Tragedy in Asunción

I was told by Rev. S. that I should show up in church services a little bit more frequently, so I stayed there after teaching Sunday School. The service was the usual glitzy show of drum, amplifiers, high volume and low quality and spirituality. After enduring it, I called my wife and she asked me to stop by the supermarket on my way back home. While riding of the bus, I saw a fire truck with all the sirens going on madly, and I thought it was just another fire.

While in the supermarket, I saw people crowded on the TV sets on sale there. Apparently, there was some breaking news that warranted that the TV networks stop their usual Sunday programming. I went nearer the TV sets to see what was happening, and I saw that there was a huge fire somewhere. Ok, I thought. I’ll check it out at home. After my shopping, I walked home and turned on the TV, and I just began to realize the magnitude of what happened.

All out of a sudden, a loud explosion was heard inside one of the supermarkets of the Ykua Bolaños chain, and all hell broke loose, People stampeding trying to get out; many dead by fire; and many trapped, who died shortly thereafter after the roof crashed.

The death count, as I am writing this, is over 300, including at least one pregnant women, a baby and several children. Many of the deceased are unidentified. The injured are just too many, and like the dead, many of them are unidentified, their features burned beyond recognition. There are still bodies to be retrieved from the supermarket, but there are also fears that the whole structure would collapse any time soon.

Several hospitals of the Asunción were converted into makeshift triage posts, helping as much as they can. They are literally flooded with patients and hospital beds are scarce now. The scenes showed by TV were simply harrowing and gut-wrenching.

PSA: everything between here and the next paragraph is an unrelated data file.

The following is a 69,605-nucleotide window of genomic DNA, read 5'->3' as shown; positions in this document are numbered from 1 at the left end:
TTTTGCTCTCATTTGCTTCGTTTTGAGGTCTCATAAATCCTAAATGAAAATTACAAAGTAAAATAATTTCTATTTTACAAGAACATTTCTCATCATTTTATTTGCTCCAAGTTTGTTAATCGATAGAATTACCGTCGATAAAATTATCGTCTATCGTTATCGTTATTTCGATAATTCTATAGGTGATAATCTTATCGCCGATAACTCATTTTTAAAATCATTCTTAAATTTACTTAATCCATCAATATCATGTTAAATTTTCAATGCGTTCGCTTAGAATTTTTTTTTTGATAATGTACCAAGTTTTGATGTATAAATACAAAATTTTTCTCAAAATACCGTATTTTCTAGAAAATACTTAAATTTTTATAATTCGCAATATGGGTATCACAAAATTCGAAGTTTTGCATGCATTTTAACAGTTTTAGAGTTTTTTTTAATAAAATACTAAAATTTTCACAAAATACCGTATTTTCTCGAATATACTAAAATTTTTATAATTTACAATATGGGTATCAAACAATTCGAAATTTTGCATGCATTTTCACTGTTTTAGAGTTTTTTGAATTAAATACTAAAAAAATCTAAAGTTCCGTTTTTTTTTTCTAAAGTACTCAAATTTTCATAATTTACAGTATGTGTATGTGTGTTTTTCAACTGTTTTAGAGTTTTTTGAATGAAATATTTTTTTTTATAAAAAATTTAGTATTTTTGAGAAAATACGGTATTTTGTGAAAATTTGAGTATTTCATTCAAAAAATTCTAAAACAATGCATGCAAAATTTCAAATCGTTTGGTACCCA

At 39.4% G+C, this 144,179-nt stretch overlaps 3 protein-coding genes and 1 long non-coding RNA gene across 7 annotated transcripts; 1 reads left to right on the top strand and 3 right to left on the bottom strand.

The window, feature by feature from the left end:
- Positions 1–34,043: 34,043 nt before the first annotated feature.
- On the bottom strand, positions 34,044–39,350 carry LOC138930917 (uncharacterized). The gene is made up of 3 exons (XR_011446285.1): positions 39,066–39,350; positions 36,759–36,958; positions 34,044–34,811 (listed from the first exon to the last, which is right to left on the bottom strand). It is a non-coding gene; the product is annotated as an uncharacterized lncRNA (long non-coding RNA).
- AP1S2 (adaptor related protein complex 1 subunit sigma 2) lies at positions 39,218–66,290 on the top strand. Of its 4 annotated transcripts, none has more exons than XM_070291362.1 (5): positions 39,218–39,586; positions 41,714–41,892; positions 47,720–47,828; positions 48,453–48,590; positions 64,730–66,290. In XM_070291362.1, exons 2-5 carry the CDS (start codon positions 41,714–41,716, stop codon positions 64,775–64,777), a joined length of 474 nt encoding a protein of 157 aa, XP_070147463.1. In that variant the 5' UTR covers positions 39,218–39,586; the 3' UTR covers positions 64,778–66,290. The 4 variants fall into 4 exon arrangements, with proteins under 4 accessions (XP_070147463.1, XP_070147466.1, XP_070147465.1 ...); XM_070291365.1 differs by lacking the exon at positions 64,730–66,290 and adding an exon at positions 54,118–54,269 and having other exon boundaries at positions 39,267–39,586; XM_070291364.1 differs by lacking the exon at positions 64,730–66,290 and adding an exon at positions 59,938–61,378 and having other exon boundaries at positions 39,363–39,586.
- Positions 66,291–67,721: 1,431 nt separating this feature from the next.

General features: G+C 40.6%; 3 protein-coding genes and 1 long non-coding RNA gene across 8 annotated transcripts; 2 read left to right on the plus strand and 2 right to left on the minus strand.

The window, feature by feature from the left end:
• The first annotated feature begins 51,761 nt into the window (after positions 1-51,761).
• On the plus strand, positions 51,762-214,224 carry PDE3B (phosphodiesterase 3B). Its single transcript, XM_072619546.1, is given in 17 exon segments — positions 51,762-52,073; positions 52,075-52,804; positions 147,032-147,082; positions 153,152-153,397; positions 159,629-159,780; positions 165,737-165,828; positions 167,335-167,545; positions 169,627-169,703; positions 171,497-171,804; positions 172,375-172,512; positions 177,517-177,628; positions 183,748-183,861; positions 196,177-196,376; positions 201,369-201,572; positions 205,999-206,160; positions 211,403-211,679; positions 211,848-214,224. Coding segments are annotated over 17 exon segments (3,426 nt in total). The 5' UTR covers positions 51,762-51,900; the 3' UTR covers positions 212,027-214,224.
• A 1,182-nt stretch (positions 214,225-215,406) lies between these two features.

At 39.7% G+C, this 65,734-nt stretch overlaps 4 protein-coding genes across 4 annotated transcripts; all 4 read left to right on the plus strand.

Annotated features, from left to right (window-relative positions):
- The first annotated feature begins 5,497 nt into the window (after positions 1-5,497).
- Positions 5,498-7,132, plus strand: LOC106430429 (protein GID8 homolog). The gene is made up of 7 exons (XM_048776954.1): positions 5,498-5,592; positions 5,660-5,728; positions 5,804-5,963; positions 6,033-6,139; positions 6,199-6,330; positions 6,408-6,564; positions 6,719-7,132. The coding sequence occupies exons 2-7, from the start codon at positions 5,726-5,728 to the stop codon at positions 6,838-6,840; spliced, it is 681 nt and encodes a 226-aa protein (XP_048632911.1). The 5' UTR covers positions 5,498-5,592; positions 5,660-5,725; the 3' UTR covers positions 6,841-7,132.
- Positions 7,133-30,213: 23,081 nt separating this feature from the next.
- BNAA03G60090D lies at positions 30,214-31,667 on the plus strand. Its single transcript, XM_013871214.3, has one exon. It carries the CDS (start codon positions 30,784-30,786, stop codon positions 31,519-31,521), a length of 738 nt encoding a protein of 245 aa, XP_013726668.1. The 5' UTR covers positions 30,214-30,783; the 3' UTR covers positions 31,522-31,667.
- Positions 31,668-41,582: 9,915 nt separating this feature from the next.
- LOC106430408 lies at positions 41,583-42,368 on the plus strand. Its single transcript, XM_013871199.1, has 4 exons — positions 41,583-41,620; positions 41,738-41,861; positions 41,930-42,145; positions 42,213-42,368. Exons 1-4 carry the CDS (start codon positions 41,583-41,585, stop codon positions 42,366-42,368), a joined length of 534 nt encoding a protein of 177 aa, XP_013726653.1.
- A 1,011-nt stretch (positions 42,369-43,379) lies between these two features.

As for other details, well, there were simply too many things that went wrong. There are strong, substantial allegations that once news of the fires reached the owner of the chain, a Mr. Paiva, ordered the gates closed “to prevent looting”, thus trapping many people. The fire alarm did not have a battery backup power supply, so it couldn’t go live when the power was cut. The roof collapsed suspiciously too soon.

And I pray I might be wrong on this regard, but it was the most crowded time in a supermarket: the Sunday noon, when people go there to buy groceries and ready-made food, and eat at the annexed eatery, so I suspect a bombing or sabotage. (Update: Apparently it was due to a gas leak.)

President Nicanor Duarte ordered a two-day national mourning period with no activities. Tomorrow is also a day off from classes in all schools.

Please pray for all the victims and their families. Thanks to our Lord, I am able to confirm that all of our families (my wife’s and mine) are safe and sound. I just spoke with Rev. S. by phone and he confirmed that so far no one in neither our Baptist School nor Church was harmed; but everyone here is shaken.

Additional coverage from the AP is available here.

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